With reports that some flocks are carrying 20 to 40 per cent fewer lambs than last year, protecting lambs from preventable disease threats this spring could be crucial.
Scanners have reported variable results this winter and while it looks like lamb numbers may be down nationallaly this year, good weather could help maximise the number of lambs reared, says Phillipa Page, from the sheep veterinary consultantancy Flock Health.
"Sheep producers simply cannot afford to do is lose more lambs to easily preventable diseases," she says.
"Farmers facing a lower lamb crop must not react to a depressed productivity challenge by skimping on essential vaccinations that will protect young lambs against diseases that can cause significant mortalities.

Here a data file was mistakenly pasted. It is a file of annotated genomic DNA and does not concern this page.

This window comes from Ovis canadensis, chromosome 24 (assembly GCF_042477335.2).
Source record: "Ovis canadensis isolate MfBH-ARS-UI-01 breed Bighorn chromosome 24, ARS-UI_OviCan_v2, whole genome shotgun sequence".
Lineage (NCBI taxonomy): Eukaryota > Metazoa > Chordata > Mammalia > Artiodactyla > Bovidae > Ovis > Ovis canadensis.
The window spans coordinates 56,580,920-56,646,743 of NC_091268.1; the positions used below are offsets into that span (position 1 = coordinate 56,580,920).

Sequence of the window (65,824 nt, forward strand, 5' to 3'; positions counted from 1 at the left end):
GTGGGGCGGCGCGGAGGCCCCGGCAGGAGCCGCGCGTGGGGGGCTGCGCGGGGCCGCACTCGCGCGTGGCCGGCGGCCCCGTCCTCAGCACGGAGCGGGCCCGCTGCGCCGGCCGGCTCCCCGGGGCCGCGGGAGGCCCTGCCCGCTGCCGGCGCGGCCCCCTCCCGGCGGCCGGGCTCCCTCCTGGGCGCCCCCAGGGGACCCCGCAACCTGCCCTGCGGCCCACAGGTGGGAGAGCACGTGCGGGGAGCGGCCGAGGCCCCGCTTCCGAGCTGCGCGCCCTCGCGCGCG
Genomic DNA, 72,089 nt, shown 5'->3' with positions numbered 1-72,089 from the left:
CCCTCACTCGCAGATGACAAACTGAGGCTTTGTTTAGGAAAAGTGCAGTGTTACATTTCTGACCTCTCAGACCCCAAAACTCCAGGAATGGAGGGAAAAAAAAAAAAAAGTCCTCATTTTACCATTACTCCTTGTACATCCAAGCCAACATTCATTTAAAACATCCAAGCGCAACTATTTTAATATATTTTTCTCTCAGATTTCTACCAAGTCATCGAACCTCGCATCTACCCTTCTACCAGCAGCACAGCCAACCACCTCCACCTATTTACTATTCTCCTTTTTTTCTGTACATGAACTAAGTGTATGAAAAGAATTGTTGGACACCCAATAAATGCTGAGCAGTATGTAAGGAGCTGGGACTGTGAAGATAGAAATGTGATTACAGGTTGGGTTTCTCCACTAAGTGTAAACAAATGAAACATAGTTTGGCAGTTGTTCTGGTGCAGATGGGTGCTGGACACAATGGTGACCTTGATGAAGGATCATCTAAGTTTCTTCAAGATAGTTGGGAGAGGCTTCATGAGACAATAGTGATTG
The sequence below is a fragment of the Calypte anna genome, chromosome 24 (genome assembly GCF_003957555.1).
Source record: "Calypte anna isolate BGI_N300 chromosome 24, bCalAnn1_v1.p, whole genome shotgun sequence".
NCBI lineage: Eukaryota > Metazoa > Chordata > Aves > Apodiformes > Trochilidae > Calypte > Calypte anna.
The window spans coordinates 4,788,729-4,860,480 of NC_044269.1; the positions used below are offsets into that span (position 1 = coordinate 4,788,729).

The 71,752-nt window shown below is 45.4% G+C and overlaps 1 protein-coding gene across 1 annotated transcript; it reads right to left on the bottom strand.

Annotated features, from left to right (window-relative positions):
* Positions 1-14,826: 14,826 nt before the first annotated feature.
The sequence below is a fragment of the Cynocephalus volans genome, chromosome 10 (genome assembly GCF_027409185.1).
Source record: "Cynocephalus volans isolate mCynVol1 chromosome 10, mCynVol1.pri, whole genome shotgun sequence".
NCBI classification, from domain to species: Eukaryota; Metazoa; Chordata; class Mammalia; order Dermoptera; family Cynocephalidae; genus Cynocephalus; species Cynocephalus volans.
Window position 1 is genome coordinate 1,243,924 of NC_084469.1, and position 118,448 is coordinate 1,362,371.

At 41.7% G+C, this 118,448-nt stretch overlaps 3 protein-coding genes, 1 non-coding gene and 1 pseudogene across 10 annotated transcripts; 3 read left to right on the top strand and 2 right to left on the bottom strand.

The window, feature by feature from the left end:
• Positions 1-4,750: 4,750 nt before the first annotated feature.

“Clostridial diseases and pasteurellosis are both silent killers. Typically, the first sign is a dead lamb and sometimes losses can be catastrophic.”
“In an era when proven and highly cost-effective vaccines are available, no lamb should die from a clostridial disease.”
Because it is impossible to control the multiple and varied ‘trigger’ factors for clostridial disease and pasteurellosis in lambs, like a sudden change in the weather, change in diet or parasite infection, vaccinating newborns against these is essential.
“Provided a ewe has been fully vaccinated against these two key disease threats, the colostrum her lambs receive shortly after birth will give short-lived protection against pasteurellosis and clostridial diseases like pulpy kidney, braxy, blackleg and tetanus.
"This so-called passive immunity only lasts for so long though, so lambs must be vaccinated themselves from three weeks of age.”